Formerly in military police, Soldier now trains others in sexual assault awareness, prevention
Story by Stephanie Beougher, Ohio National Guard Public Affairs
COLUMBUS, Ohio (04/15/21)
During his career, Master Sgt. Aaron Foy has served and protected others as a military policeman. In 2015, he took on the added role of a sexual assault victim advocate at the suggestion of his battalion commander, who thought Foy would be well suited because of his ability to make training relatable for Soldiers.
Traditionally, victim advocates have been women, but, as the program has evolved, so has the need for men to step up as advocates.
We have quite a few men who are victim advocates, officer and enlisted. I believe it’s important that our VAs reflect our force makeup and also show that we care just as much as anyone else.
“We have quite a few men who are victim advocates, officer and enlisted. I believe it’s important that our VAs reflect our force makeup and also show that we care just as much as anyone else,” Foy said.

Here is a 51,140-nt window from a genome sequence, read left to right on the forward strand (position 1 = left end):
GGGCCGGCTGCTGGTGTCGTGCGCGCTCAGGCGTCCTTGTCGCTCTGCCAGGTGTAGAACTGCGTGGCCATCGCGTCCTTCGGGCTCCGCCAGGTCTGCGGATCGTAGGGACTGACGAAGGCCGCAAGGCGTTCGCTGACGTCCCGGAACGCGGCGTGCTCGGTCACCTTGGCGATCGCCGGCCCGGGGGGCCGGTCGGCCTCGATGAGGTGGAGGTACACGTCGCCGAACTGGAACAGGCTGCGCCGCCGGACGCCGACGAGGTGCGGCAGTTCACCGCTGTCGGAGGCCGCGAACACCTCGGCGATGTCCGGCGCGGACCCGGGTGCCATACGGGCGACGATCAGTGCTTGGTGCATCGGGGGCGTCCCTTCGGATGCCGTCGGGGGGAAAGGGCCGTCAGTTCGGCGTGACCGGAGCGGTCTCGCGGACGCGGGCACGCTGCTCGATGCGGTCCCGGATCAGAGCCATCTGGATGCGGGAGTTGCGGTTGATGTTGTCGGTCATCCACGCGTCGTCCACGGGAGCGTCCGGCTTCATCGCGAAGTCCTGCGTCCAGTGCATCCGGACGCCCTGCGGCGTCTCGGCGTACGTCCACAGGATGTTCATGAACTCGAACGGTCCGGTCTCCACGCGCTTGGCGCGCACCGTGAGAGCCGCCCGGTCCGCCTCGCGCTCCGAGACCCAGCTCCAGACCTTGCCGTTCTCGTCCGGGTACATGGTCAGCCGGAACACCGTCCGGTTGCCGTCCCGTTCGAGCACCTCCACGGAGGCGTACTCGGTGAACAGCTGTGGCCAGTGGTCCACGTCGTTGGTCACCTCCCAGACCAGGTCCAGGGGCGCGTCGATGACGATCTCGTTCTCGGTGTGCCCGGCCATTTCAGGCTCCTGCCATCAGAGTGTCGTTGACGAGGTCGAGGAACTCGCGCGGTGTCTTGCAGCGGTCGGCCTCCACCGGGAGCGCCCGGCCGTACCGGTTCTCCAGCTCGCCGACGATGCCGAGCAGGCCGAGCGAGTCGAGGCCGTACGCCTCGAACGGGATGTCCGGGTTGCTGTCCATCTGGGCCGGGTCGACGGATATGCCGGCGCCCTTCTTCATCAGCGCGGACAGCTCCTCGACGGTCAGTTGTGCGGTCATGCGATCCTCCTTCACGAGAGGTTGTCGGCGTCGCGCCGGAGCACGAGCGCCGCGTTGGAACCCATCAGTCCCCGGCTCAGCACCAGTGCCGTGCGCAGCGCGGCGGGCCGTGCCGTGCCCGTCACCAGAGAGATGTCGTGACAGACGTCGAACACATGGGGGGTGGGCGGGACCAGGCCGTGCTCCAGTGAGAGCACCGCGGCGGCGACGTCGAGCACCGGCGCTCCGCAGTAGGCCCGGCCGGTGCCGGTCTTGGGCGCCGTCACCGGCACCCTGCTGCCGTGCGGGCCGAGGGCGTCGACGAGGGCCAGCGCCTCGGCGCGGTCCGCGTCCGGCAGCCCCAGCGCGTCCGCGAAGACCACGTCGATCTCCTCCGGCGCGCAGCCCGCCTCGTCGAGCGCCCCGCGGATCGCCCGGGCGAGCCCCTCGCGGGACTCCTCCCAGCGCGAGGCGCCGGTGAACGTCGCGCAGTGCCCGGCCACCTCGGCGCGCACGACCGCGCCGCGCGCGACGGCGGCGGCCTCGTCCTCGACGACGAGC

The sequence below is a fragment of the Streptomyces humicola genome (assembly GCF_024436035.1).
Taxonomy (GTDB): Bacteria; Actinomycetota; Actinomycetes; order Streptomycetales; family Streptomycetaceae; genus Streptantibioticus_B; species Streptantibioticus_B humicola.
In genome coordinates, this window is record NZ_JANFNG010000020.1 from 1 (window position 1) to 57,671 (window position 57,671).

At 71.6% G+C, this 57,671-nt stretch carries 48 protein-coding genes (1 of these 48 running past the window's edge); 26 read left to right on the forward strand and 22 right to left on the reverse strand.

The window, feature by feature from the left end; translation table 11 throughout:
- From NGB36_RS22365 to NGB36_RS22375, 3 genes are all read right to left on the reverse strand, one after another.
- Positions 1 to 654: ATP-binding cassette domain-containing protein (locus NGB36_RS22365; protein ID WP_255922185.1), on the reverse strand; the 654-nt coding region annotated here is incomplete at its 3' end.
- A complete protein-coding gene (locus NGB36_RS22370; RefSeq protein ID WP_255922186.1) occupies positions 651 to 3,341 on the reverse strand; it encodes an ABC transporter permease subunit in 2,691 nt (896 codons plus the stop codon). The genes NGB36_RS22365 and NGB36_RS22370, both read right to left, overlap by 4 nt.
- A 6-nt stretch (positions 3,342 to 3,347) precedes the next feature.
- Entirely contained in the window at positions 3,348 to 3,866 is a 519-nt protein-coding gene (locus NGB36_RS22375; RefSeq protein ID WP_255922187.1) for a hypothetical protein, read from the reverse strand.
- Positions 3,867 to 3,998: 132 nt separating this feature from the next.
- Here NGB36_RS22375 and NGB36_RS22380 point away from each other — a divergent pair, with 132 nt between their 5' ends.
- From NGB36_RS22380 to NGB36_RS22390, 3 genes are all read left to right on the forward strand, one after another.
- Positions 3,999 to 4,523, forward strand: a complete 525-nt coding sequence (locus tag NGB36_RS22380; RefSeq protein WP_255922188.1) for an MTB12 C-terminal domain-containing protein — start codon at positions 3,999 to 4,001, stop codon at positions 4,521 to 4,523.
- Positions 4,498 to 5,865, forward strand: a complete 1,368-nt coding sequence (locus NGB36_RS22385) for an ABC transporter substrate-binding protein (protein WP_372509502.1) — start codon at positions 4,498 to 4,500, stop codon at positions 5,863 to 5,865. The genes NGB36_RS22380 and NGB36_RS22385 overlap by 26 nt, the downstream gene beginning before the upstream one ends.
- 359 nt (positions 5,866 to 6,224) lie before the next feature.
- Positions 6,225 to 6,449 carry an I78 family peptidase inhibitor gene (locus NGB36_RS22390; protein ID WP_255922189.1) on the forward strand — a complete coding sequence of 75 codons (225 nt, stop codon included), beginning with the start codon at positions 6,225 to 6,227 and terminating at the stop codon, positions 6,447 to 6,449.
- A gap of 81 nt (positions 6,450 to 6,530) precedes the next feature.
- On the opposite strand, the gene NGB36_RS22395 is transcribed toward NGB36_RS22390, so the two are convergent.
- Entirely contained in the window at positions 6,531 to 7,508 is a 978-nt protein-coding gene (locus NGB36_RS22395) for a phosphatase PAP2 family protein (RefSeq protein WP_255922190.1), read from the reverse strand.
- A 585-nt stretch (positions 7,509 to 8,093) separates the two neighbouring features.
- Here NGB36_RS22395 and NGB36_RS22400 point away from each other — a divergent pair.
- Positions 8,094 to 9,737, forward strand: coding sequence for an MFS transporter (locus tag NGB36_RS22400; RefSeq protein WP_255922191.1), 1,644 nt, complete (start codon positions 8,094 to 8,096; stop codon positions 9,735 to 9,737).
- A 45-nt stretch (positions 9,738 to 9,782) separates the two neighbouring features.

Currently, Foy is a victim advocate coordinator for the Ohio National Guard Sexual Assault Prevention & Response (SAPR) program, based at the Joint Force Headquarters at the Maj. Gen. Robert S. Beightler Armory in Columbus. The SAPR program’s two main focuses are prevention, which includes awareness, and response. All Guard members are required to complete service-specific sexual assault prevention training.
“I assist in all aspects of the Ohio National Guard SAPR program, assisting in training or support as needed,” Foy said. “Every day is a reward for me to know that my job directly affects Soldiers and commanders in the Ohio National Guard.”
Foy’s demeanor, whether he’s conducting a training session or assisting a victim, is a quality that stands out to his coworkers.
“Master Sgt. Foy’s perspective has proven a valuable resource when providing training to our service members and other advocates across our brigades. His jovial demeanor puts people at ease and frees them to receive sometimes difficult material,” said Kyle Davidson, state SAPR victim advocate.
For Foy, the SAPR program is important to help ensure the health, safety and readiness of every Soldier and Airman.
“The program by far is the most challenging of my career, but I believe providing these services is what it means to be a leader at all levels,” he said.